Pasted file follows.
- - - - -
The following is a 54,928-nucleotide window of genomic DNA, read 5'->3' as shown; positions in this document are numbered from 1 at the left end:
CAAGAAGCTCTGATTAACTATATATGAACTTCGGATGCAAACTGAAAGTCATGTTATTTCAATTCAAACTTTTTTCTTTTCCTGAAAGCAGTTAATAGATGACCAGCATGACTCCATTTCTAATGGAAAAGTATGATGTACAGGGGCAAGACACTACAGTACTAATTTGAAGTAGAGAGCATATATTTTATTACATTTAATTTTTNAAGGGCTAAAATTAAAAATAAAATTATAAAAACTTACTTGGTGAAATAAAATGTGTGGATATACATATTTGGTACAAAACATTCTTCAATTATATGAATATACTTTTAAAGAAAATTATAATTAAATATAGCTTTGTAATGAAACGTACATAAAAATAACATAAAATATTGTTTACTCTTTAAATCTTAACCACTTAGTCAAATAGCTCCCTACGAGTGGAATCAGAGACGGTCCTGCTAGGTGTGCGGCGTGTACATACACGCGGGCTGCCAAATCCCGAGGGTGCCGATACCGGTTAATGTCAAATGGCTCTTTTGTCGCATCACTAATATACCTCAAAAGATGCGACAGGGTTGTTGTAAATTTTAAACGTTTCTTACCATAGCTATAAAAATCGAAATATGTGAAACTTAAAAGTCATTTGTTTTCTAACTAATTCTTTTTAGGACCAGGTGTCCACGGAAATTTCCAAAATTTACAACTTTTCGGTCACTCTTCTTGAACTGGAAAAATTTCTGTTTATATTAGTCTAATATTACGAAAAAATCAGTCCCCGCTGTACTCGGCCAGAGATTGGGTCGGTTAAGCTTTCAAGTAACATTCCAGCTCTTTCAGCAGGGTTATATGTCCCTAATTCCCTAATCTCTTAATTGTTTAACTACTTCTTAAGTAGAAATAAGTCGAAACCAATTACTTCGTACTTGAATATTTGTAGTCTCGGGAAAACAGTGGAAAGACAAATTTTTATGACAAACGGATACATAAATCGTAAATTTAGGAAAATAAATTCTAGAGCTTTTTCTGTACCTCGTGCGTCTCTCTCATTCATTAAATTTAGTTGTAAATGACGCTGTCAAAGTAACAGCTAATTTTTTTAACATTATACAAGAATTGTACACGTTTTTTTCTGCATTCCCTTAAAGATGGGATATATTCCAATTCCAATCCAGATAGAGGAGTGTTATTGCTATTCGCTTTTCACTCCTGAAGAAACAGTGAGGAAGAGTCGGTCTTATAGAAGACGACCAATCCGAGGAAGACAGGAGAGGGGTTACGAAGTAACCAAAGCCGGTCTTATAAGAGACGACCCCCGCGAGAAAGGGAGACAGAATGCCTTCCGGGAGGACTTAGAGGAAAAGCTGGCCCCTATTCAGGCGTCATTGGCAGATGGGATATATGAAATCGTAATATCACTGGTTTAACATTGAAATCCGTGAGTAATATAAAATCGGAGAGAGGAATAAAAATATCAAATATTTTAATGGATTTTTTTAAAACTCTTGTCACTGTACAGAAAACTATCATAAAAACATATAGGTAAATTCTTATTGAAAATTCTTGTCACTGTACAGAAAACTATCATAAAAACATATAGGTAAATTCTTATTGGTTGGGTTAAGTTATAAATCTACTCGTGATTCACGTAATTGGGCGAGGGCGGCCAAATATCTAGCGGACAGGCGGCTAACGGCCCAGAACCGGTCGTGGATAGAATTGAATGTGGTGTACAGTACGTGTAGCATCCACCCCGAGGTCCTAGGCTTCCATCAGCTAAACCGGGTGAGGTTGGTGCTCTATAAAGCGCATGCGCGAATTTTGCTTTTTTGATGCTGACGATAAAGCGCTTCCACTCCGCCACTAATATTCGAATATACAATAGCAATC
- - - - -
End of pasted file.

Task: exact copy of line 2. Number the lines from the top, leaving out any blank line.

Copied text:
CAAGAAGCTCTGATTAACTATATATGAACTTCGGATGCAAACTGAAAGTCATGTTATTTCAATTCAAACTTTTTTCTTTTCCTGAAAGCAGTTAATAGATGACCAGCATGACTCCATTTCTAATGGAAAAGTATGATGTACAGGGGCAAGACACTACAGTACTAATTTGAAGTAGAGAGCATATATTTTATTACATTTAATTTTTNAAGGGCTAAAATTAAAAATAAAATTATAAAAACTTACTTGGTGAAATAAAATGTGTGGATATACATATTTGGTACAAAACATTCTTCAATTATATGAATATACTTTTAAAGAAAATTATAATTAAATATAGCTTTGTAATGAAACGTACATAAAAATAACATAAAATATTGTTTACTCTTTAAATCTTAACCACTTAGTCAAATAGCTCCCTACGAGTGGAATCAGAGACGGTCCTGCTAGGTGTGCGGCGTGTACATACACGCGGGCTGCCAAATCCCGAGGGTGCCGATACCGGTTAATGTCAAATGGCTCTTTTGTCGCATCACTAATATACCTCAAAAGATGCGACAGGGTTGTTGTAAATTTTAAACGTTTCTTACCATAGCTATAAAAATCGAAATATGTGAAACTTAAAAGTCATTTGTTTTCTAACTAATTCTTTTTAGGACCAGGTGTCCACGGAAATTTCCAAAATTTACAACTTTTCGGTCACTCTTCTTGAACTGGAAAAATTTCTGTTTATATTAGTCTAATATTACGAAAAAATCAGTCCCCGCTGTACTCGGCCAGAGATTGGGTCGGTTAAGCTTTCAAGTAACATTCCAGCTCTTTCAGCAGGGTTATATGTCCCTAATTCCCTAATCTCTTAATTGTTTAACTACTTCTTAAGTAGAAATAAGTCGAAACCAATTACTTCGTACTTGAATATTTGTAGTCTCGGGAAAACAGTGGAAAGACAAATTTTTATGACAAACGGATACATAAATCGTAAATTTAGGAAAATAAATTCTAGAGCTTTTTCTGTACCTCGTGCGTCTCTCTCATTCATTAAATTTAGTTGTAAATGACGCTGTCAAAGTAACAGCTAATTTTTTTAACATTATACAAGAATTGTACACGTTTTTTTCTGCATTCCCTTAAAGATGGGATATATTCCAATTCCAATCCAGATAGAGGAGTGTTATTGCTATTCGCTTTTCACTCCTGAAGAAACAGTGAGGAAGAGTCGGTCTTATAGAAGACGACCAATCCGAGGAAGACAGGAGAGGGGTTACGAAGTAACCAAAGCCGGTCTTATAAGAGACGACCCCCGCGAGAAAGGGAGACAGAATGCCTTCCGGGAGGACTTAGAGGAAAAGCTGGCCCCTATTCAGGCGTCATTGGCAGATGGGATATATGAAATCGTAATATCACTGGTTTAACATTGAAATCCGTGAGTAATATAAAATCGGAGAGAGGAATAAAAATATCAAATATTTTAATGGATTTTTTTAAAACTCTTGTCACTGTACAGAAAACTATCATAAAAACATATAGGTAAATTCTTATTGAAAATTCTTGTCACTGTACAGAAAACTATCATAAAAACATATAGGTAAATTCTTATTGGTTGGGTTAAGTTATAAATCTACTCGTGATTCACGTAATTGGGCGAGGGCGGCCAAATATCTAGCGGACAGGCGGCTAACGGCCCAGAACCGGTCGTGGATAGAATTGAATGTGGTGTACAGTACGTGTAGCATCCACCCCGAGGTCCTAGGCTTCCATCAGCTAAACCGGGTGAGGTTGGTGCTCTATAAAGCGCATGCGCGAATTTTGCTTTTTTGATGCTGACGATAAAGCGCTTCCACTCCGCCACTAATATTCGAATATACAATAGCAATC